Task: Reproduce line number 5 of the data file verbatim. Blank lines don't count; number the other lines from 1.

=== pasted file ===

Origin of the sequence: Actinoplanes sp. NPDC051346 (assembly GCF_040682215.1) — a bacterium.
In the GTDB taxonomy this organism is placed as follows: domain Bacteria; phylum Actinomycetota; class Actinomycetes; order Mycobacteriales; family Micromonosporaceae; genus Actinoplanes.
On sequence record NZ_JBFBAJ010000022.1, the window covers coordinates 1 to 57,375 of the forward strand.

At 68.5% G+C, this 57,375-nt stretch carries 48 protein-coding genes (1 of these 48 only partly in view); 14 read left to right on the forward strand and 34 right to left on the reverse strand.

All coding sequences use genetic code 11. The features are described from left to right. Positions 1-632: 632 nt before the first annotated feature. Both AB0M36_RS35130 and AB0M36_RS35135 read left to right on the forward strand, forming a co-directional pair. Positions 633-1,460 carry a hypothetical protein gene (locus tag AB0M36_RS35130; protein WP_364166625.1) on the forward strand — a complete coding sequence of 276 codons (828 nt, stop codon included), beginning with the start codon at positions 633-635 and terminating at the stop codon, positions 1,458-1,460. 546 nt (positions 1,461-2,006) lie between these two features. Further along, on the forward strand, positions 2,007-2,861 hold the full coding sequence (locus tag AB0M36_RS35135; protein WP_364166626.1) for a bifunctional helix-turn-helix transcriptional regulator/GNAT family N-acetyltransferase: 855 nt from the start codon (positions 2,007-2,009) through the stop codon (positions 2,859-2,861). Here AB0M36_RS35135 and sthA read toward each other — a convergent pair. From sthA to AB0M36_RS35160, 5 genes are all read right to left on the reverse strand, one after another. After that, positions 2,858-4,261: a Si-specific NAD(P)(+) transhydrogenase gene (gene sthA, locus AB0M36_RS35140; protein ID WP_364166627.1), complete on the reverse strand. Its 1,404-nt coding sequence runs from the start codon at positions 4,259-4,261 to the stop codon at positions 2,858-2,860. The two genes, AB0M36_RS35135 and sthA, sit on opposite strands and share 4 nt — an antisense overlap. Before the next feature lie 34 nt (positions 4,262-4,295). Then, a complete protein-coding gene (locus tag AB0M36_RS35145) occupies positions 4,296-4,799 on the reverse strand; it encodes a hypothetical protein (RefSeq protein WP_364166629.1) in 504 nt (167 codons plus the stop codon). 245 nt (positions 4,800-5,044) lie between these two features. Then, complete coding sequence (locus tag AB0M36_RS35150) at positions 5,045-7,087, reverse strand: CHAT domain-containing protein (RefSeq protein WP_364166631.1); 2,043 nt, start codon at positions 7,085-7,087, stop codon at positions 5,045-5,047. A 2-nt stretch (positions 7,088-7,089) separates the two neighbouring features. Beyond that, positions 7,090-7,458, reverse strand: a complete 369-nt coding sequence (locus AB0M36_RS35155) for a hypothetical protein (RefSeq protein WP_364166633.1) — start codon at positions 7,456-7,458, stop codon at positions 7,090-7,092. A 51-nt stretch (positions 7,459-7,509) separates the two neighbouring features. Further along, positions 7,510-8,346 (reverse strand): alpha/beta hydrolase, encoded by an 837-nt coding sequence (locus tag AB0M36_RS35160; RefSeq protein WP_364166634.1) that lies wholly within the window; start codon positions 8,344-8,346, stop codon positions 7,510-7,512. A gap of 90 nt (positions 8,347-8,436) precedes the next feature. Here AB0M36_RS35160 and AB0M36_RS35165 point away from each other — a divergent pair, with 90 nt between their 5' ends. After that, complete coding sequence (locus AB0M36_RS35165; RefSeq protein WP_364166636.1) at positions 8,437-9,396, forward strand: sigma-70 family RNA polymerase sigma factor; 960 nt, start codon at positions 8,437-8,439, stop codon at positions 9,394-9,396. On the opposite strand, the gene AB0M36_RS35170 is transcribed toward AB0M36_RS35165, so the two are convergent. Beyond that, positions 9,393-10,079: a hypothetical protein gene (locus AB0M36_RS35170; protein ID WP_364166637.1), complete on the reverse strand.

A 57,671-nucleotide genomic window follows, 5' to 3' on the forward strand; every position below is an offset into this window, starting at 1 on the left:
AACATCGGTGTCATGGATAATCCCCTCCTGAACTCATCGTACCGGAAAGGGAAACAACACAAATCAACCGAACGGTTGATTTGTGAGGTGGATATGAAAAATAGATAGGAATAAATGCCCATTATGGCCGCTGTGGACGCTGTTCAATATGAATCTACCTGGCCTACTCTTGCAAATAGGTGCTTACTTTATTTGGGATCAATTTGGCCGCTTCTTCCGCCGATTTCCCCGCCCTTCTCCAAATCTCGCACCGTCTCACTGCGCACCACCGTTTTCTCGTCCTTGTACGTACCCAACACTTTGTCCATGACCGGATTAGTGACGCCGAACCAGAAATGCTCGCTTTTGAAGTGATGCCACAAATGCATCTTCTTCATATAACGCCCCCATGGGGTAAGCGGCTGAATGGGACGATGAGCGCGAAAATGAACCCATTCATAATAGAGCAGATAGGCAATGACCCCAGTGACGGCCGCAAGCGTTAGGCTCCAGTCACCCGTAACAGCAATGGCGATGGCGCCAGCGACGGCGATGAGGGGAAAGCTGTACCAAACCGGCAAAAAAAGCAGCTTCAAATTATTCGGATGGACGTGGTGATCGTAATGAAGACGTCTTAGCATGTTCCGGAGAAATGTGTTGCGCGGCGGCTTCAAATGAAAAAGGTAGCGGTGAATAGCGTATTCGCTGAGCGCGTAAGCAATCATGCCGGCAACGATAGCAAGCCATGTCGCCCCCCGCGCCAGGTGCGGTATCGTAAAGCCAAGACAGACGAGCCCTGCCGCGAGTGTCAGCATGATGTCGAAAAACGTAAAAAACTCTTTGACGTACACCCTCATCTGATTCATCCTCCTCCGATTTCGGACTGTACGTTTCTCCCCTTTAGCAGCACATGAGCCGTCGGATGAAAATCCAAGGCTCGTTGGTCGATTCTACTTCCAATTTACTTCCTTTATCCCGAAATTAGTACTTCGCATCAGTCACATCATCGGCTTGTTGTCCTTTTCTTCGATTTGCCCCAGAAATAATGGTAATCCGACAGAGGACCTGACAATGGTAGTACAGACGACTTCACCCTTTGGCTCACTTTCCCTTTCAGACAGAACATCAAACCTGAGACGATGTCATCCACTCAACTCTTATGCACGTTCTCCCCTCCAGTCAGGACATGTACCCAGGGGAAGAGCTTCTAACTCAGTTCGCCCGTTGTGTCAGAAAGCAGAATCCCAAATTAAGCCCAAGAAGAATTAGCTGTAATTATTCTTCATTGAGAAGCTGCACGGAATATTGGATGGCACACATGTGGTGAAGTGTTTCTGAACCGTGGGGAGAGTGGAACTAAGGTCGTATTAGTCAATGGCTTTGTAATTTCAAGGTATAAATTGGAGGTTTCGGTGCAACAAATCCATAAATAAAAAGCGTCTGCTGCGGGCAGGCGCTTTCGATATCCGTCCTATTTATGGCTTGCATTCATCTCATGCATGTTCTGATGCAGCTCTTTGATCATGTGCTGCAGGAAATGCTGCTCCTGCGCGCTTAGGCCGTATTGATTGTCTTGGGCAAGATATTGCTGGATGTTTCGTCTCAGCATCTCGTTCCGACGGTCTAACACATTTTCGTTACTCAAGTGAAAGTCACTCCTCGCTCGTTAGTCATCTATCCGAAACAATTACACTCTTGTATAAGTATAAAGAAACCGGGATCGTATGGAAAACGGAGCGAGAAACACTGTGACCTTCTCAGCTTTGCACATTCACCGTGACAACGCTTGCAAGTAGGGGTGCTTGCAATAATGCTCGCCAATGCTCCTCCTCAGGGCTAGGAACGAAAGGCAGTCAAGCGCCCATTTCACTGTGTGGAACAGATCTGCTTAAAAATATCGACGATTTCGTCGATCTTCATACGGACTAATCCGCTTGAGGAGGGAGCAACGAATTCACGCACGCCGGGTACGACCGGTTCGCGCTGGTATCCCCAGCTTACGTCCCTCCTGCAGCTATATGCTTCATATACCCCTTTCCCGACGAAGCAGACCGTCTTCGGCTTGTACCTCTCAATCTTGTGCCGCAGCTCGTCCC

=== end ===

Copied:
All coding sequences use genetic code 11. The features are described from left to right. Positions 1-632: 632 nt before the first annotated feature. Both AB0M36_RS35130 and AB0M36_RS35135 read left to right on the forward strand, forming a co-directional pair. Positions 633-1,460 carry a hypothetical protein gene (locus tag AB0M36_RS35130; protein WP_364166625.1) on the forward strand — a complete coding sequence of 276 codons (828 nt, stop codon included), beginning with the start codon at positions 633-635 and terminating at the stop codon, positions 1,458-1,460. 546 nt (positions 1,461-2,006) lie between these two features. Further along, on the forward strand, positions 2,007-2,861 hold the full coding sequence (locus tag AB0M36_RS35135; protein WP_364166626.1) for a bifunctional helix-turn-helix transcriptional regulator/GNAT family N-acetyltransferase: 855 nt from the start codon (positions 2,007-2,009) through the stop codon (positions 2,859-2,861). Here AB0M36_RS35135 and sthA read toward each other — a convergent pair. From sthA to AB0M36_RS35160, 5 genes are all read right to left on the reverse strand, one after another. After that, positions 2,858-4,261: a Si-specific NAD(P)(+) transhydrogenase gene (gene sthA, locus AB0M36_RS35140; protein ID WP_364166627.1), complete on the reverse strand. Its 1,404-nt coding sequence runs from the start codon at positions 4,259-4,261 to the stop codon at positions 2,858-2,860. The two genes, AB0M36_RS35135 and sthA, sit on opposite strands and share 4 nt — an antisense overlap. Before the next feature lie 34 nt (positions 4,262-4,295). Then, a complete protein-coding gene (locus tag AB0M36_RS35145) occupies positions 4,296-4,799 on the reverse strand; it encodes a hypothetical protein (RefSeq protein WP_364166629.1) in 504 nt (167 codons plus the stop codon). 245 nt (positions 4,800-5,044) lie between these two features. Then, complete coding sequence (locus tag AB0M36_RS35150) at positions 5,045-7,087, reverse strand: CHAT domain-containing protein (RefSeq protein WP_364166631.1); 2,043 nt, start codon at positions 7,085-7,087, stop codon at positions 5,045-5,047. A 2-nt stretch (positions 7,088-7,089) separates the two neighbouring features. Beyond that, positions 7,090-7,458, reverse strand: a complete 369-nt coding sequence (locus AB0M36_RS35155) for a hypothetical protein (RefSeq protein WP_364166633.1) — start codon at positions 7,456-7,458, stop codon at positions 7,090-7,092. A 51-nt stretch (positions 7,459-7,509) separates the two neighbouring features. Further along, positions 7,510-8,346 (reverse strand): alpha/beta hydrolase, encoded by an 837-nt coding sequence (locus tag AB0M36_RS35160; RefSeq protein WP_364166634.1) that lies wholly within the window; start codon positions 8,344-8,346, stop codon positions 7,510-7,512. A gap of 90 nt (positions 8,347-8,436) precedes the next feature. Here AB0M36_RS35160 and AB0M36_RS35165 point away from each other — a divergent pair, with 90 nt between their 5' ends. After that, complete coding sequence (locus AB0M36_RS35165; RefSeq protein WP_364166636.1) at positions 8,437-9,396, forward strand: sigma-70 family RNA polymerase sigma factor; 960 nt, start codon at positions 8,437-8,439, stop codon at positions 9,394-9,396. On the opposite strand, the gene AB0M36_RS35170 is transcribed toward AB0M36_RS35165, so the two are convergent. Beyond that, positions 9,393-10,079: a hypothetical protein gene (locus AB0M36_RS35170; protein ID WP_364166637.1), complete on the reverse strand.